Money Moves

Mature salespeople strengthen workforce

By Ada Ng

This is a fortnightly series of articles focusing on the banking and financial industries

Since the launch of the Mandatory Provident Fund (MPF) Scheme and last year's SARS epidemic, the average Hong Kong investor with family responsibilities has been planning more carefully for future financial security and possible contingencies. At the same time, companies recruiting insurance agents have realised that it is just such people, with a mature outlook and a few years' work experience behind them, who can fit best into a sales or financial planning role.

Manly Cheng, senior vice president of MassMutual Financial Group's agency department, says that slightly older candidates are now often preferred. "Many employees in middle management positions were hit by corporate streamlining during the economic downturn," he says. "We have found, though, that their skill sets and experience are transferable to the field of insurance."

MassMutual currently has 1,800 insurance agents and financial consultants in Hong Kong and anticipates tremendous growth opportunities. The target for 2005 is to quadruple the size of its agency workforce and to capture a larger share of the local market.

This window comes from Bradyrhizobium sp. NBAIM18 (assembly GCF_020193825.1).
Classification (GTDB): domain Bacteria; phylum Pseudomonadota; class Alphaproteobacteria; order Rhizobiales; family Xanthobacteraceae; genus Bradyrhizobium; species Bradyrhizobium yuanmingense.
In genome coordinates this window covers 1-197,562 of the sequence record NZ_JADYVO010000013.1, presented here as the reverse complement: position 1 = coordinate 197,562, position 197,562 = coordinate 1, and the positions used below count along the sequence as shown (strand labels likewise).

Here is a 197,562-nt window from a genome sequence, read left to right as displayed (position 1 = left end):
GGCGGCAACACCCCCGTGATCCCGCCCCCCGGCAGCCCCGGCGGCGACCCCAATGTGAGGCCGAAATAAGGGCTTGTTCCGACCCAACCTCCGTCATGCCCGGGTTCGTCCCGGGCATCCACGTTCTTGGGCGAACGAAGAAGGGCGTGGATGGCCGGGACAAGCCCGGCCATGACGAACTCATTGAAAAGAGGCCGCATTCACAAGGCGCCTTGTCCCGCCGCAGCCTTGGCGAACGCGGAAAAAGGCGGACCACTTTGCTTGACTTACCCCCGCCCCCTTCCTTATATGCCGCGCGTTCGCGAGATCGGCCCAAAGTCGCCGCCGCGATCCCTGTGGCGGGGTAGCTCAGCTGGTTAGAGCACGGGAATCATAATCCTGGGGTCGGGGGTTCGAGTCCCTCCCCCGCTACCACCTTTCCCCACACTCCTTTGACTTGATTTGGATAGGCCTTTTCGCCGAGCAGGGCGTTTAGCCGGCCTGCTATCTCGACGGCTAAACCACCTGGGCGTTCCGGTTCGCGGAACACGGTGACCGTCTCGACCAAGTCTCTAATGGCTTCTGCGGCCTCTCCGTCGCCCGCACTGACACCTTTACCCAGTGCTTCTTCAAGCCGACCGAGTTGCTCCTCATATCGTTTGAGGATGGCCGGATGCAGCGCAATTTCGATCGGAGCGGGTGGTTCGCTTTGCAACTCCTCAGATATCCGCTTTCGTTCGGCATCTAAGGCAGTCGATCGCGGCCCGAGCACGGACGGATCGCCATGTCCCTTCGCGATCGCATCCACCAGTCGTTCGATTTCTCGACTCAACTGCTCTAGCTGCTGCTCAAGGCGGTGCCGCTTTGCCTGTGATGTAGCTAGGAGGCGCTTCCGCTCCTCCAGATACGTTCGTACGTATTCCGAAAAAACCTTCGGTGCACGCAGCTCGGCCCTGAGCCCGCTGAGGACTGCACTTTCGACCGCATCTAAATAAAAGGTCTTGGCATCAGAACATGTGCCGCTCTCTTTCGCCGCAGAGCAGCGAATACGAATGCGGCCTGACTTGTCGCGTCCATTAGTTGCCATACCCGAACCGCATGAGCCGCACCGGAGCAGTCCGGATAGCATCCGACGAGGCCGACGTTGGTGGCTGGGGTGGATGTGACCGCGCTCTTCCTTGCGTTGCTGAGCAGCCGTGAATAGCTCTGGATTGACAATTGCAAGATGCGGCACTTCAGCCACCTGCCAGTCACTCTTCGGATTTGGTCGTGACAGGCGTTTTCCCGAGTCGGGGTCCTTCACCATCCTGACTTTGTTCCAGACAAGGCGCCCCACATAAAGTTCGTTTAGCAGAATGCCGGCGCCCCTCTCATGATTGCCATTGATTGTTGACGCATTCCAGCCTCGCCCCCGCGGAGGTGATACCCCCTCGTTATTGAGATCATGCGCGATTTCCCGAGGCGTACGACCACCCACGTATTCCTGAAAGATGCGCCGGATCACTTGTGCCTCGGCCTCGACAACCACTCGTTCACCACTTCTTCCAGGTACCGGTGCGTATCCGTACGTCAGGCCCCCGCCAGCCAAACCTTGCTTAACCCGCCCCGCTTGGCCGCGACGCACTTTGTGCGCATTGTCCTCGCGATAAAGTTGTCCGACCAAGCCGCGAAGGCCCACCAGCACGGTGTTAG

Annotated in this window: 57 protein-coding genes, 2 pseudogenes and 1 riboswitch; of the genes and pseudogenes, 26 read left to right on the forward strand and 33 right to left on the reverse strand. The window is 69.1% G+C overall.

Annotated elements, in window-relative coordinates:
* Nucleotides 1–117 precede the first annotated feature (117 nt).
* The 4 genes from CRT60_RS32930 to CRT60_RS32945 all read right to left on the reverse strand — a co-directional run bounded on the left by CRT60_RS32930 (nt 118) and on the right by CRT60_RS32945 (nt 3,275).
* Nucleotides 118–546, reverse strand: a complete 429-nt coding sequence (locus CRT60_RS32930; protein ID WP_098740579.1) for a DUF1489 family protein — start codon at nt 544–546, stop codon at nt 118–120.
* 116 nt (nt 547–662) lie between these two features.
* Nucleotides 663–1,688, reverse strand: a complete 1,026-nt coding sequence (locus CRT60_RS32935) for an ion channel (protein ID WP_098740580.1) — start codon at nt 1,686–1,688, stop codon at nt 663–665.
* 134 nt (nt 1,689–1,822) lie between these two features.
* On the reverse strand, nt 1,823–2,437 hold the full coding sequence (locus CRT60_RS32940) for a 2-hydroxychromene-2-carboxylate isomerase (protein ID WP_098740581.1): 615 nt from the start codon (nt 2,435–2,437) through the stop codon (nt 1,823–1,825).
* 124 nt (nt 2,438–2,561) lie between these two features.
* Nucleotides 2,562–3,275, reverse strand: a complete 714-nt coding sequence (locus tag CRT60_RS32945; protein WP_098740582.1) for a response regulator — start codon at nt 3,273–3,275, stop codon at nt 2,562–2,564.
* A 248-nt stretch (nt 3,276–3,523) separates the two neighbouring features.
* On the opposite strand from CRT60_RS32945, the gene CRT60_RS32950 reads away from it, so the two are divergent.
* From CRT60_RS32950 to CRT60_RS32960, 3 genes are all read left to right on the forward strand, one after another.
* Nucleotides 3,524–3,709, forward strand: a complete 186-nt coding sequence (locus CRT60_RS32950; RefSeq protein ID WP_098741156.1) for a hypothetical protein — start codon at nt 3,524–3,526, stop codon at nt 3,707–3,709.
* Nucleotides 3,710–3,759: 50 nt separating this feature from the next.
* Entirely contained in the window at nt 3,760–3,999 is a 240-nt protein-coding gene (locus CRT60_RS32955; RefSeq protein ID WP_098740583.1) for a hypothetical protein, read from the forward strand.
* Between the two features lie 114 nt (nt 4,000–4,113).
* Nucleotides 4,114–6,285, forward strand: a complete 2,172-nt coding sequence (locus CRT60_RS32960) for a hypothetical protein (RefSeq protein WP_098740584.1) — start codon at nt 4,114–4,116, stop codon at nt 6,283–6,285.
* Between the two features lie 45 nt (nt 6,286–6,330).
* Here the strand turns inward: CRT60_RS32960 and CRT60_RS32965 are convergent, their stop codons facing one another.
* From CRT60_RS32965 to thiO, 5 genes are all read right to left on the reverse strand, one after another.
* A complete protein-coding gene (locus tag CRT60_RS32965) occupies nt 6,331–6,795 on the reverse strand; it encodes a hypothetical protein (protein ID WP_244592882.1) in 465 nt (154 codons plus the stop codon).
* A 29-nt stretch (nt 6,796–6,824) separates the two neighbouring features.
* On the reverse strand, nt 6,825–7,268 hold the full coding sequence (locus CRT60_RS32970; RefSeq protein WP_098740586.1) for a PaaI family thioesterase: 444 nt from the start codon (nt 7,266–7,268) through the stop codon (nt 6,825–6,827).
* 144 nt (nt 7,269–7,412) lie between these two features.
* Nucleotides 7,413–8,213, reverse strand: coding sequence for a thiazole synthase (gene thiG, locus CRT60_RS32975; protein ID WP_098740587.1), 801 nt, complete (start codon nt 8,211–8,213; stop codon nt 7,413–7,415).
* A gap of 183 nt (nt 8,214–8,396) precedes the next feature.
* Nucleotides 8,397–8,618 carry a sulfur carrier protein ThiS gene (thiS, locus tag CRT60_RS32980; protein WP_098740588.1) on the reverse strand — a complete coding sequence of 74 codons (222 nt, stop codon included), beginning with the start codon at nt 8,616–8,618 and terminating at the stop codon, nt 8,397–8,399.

"The penetration rate for insurance in Hong Kong is relatively low when benchmarked against other developed countries," says Mr Cheng. "For example, the number of individual life policies in force covers only 80 percent of Hong Kong's population, while the US and Japan have respective penetration rates of 136 and 533 percent."

Both established players and newcomers to the field have plans for recruitment. Also, a number of new investment-linked insurance products are being introduced to cater for different customer needs and accelerating demand.

"In most cases, we are talking to clients about lifelong financial planning and the concept of providing protection for one's family," says Mr Cheng. "We have found that more mature salespeople can share their own experiences in this respect and offer very practical advice."

While insurers expect the trend towards older sales professionals to continue, Mr Cheng emphasises that nothing prevents younger candidates being trained to become top financial consultants. "We organise monthly recruitment seminars to identify hard-working candidates who are aggressive, self-motivated and customer-oriented," he says. "Product training and financial management courses are then provided for new joiners who work towards the insurance intermediaries qualifying exam."

Taken from Career Times 26 November 2004, p. 2
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